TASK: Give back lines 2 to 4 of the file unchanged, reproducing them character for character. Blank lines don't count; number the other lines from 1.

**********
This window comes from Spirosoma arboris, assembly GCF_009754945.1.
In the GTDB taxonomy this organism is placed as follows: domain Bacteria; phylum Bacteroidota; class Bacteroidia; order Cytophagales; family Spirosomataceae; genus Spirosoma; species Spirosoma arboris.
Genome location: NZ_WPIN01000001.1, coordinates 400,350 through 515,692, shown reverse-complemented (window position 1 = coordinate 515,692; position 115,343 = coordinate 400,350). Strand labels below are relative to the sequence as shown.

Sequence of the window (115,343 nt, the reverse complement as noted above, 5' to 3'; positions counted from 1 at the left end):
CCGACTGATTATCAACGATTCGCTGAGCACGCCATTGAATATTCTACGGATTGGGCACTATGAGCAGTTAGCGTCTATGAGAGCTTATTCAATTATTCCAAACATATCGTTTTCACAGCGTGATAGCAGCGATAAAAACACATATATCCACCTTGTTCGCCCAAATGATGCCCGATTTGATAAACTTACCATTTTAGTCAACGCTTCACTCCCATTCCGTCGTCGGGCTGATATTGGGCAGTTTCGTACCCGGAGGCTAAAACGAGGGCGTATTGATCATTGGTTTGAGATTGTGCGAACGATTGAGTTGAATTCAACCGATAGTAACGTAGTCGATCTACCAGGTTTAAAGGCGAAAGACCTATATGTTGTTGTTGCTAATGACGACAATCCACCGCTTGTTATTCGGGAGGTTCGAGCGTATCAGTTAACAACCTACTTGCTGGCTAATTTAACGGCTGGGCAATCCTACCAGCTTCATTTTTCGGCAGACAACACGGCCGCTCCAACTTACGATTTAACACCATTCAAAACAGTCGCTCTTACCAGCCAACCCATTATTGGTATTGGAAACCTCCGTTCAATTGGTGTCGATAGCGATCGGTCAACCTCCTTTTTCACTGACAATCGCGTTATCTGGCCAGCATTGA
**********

In the GTDB taxonomy this organism is placed as follows: domain Bacteria; phylum Bacteroidota; class Bacteroidia; order Cytophagales; family Spirosomataceae; genus Spirosoma; species Spirosoma arboris.
Genome location: NZ_WPIN01000001.1, coordinates 400,350 through 515,692, shown reverse-complemented (window position 1 = coordinate 515,692; position 115,343 = coordinate 400,350). Strand labels below are relative to the sequence as shown.

Sequence of the window (115,343 nt, the reverse complement as noted above, 5' to 3'; positions counted from 1 at the left end):